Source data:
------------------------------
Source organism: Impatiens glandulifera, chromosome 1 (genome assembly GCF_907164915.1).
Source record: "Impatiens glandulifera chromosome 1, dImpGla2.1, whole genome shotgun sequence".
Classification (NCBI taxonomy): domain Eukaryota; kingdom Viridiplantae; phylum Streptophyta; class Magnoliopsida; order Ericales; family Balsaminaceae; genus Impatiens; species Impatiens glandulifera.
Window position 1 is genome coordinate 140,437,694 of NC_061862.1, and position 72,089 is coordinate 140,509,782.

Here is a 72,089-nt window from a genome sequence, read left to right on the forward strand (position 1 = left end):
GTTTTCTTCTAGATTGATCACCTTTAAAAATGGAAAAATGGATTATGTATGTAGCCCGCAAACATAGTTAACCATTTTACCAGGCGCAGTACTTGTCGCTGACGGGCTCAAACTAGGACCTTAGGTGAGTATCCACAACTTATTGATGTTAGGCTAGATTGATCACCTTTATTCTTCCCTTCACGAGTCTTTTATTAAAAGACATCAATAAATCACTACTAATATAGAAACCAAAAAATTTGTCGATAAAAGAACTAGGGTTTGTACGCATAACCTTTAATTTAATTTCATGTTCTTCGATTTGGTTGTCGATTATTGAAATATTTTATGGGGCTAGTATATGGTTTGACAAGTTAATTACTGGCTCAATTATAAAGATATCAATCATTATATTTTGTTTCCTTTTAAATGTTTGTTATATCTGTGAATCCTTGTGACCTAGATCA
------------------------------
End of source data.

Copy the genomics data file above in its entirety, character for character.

Source organism: Impatiens glandulifera, chromosome 1 (genome assembly GCF_907164915.1).
Source record: "Impatiens glandulifera chromosome 1, dImpGla2.1, whole genome shotgun sequence".
Classification (NCBI taxonomy): domain Eukaryota; kingdom Viridiplantae; phylum Streptophyta; class Magnoliopsida; order Ericales; family Balsaminaceae; genus Impatiens; species Impatiens glandulifera.
Window position 1 is genome coordinate 140,437,694 of NC_061862.1, and position 72,089 is coordinate 140,509,782.

Here is a 72,089-nt window from a genome sequence, read left to right on the forward strand (position 1 = left end):
GTTTTCTTCTAGATTGATCACCTTTAAAAATGGAAAAATGGATTATGTATGTAGCCCGCAAACATAGTTAACCATTTTACCAGGCGCAGTACTTGTCGCTGACGGGCTCAAACTAGGACCTTAGGTGAGTATCCACAACTTATTGATGTTAGGCTAGATTGATCACCTTTATTCTTCCCTTCACGAGTCTTTTATTAAAAGACATCAATAAATCACTACTAATATAGAAACCAAAAAATTTGTCGATAAAAGAACTAGGGTTTGTACGCATAACCTTTAATTTAATTTCATGTTCTTCGATTTGGTTGTCGATTATTGAAATATTTTATGGGGCTAGTATATGGTTTGACAAGTTAATTACTGGCTCAATTATAAAGATATCAATCATTATATTTTGTTTCCTTTTAAATGTTTGTTATATCTGTGAATCCTTGTGACCTAGATCA